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After Lively Campaign, County Prevails on Police Bargaining Rights

by BethesdaNow.com — November 7, 2012 at 1:45 pm 971 1 Comment

The fight over police “effects bargaining” — which included a refused debate request, brief state prosecutor investigation and still lingering lawsuit — went the Montgomery County government’s way last night, with 58 percent of voters supporting a 2011 law that repealed effects bargaining rights.

The county police union wanted to remain the only police union in the state with bargaining rights over administrative issues such as the use of email, equipment turn-in, rules for raids and video systems in police cars. The union hired Washington D.C. lobbyist Lanny Davis, who touched off a spirited campaign against Question B and who openly accused county officials of spreading misleading information.

County officials, including County Executive Isiah Leggett (D), members of the all-Democratic County Council and head county spokesman Patrick Lacefield, said the repeal of effects bargaining was necessary as the process hindered MCPD Chief Thomas Manger’s ability to make needed and swift administrative moves, thus hurting public safety.

On Monday, the union filed a lawsuit against Leggett and Lacefield, alleging they improperly used taxpayer funds to run an informational campaign urging voters to support Question B.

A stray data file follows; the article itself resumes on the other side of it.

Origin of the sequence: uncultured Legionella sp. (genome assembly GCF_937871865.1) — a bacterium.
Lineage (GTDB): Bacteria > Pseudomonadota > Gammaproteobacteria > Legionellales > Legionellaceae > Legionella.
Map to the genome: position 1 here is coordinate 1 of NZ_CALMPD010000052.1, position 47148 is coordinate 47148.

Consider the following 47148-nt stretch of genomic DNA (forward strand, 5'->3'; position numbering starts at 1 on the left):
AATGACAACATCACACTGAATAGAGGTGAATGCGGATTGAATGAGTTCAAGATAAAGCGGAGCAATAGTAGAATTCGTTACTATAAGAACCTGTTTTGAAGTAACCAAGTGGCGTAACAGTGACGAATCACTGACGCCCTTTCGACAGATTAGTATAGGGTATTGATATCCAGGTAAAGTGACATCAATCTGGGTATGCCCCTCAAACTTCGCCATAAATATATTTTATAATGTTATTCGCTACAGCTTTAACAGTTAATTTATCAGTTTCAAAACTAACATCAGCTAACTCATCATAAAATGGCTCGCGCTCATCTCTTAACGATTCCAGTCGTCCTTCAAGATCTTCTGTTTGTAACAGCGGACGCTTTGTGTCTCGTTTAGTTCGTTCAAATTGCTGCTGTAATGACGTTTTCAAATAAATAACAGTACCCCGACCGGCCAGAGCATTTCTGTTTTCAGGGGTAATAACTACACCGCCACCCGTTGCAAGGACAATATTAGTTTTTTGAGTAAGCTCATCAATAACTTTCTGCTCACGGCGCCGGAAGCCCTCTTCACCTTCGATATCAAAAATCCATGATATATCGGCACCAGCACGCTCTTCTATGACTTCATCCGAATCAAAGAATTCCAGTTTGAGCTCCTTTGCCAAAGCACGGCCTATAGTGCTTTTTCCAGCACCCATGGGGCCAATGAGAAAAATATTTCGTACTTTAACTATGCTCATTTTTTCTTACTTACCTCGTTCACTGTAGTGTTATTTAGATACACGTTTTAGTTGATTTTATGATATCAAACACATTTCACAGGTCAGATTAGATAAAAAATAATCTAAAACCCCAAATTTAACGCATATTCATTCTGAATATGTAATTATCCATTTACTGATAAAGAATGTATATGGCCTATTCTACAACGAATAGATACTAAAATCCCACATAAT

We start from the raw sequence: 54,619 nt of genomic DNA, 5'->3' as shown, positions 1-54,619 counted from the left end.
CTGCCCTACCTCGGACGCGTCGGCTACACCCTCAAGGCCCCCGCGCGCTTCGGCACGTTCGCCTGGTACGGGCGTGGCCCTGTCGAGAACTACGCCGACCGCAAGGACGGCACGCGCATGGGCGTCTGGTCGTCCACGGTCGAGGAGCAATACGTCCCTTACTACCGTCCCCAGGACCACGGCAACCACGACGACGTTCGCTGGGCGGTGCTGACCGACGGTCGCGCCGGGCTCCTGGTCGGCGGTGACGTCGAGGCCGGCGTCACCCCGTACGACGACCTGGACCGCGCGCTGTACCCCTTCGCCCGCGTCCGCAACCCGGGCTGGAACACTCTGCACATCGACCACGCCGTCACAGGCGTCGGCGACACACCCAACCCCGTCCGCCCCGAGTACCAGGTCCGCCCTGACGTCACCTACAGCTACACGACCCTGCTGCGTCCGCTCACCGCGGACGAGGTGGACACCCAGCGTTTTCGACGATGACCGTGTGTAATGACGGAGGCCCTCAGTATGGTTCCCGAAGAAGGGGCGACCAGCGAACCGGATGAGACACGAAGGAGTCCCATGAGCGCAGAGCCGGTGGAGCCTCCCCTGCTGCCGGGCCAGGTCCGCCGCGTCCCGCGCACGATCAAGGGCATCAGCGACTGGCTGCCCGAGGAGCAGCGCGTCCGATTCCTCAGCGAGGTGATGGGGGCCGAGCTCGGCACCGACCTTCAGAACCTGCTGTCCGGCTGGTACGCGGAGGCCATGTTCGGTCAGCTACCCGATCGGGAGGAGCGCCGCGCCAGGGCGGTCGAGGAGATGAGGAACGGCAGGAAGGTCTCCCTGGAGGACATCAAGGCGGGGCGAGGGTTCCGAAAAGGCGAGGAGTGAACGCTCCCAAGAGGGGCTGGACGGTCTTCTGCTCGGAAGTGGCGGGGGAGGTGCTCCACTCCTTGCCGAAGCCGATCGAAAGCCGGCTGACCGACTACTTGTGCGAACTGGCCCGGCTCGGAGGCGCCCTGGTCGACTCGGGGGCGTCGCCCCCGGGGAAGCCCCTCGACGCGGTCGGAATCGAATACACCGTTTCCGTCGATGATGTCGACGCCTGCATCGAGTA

They also said the county intentionally prevented them from advertising their case on county-operated Ride On buses, though county officials countered they did not act illegally in lobbying for their law.

Yesterday, 210,491 county voters supported the county’s position, while just fewer than 150,000 voted against doing away with the bargaining rights. A union official told The Gazette he was pleased the gap was so close, at least among early voters. Davis also said they would not drop the lawsuit.

Lacefield saw things differently.

“I would not be surprised if it all evaporated like the morning dew,” he told The Gazette. “The voters have spoken. The rest is background noise.”

  • John

    This is so much B.S. You keep repeating this tired old line about “checking email”. The truth is that the county wants officers to check their email once a day. The police are fine with that. But the county was not prepared to give the officer a place and time to check their email. Officers don’t have their own computers or offices like county officials do. They have patrol cars.

    But the county continued to spread the lie that many naive voters bought.

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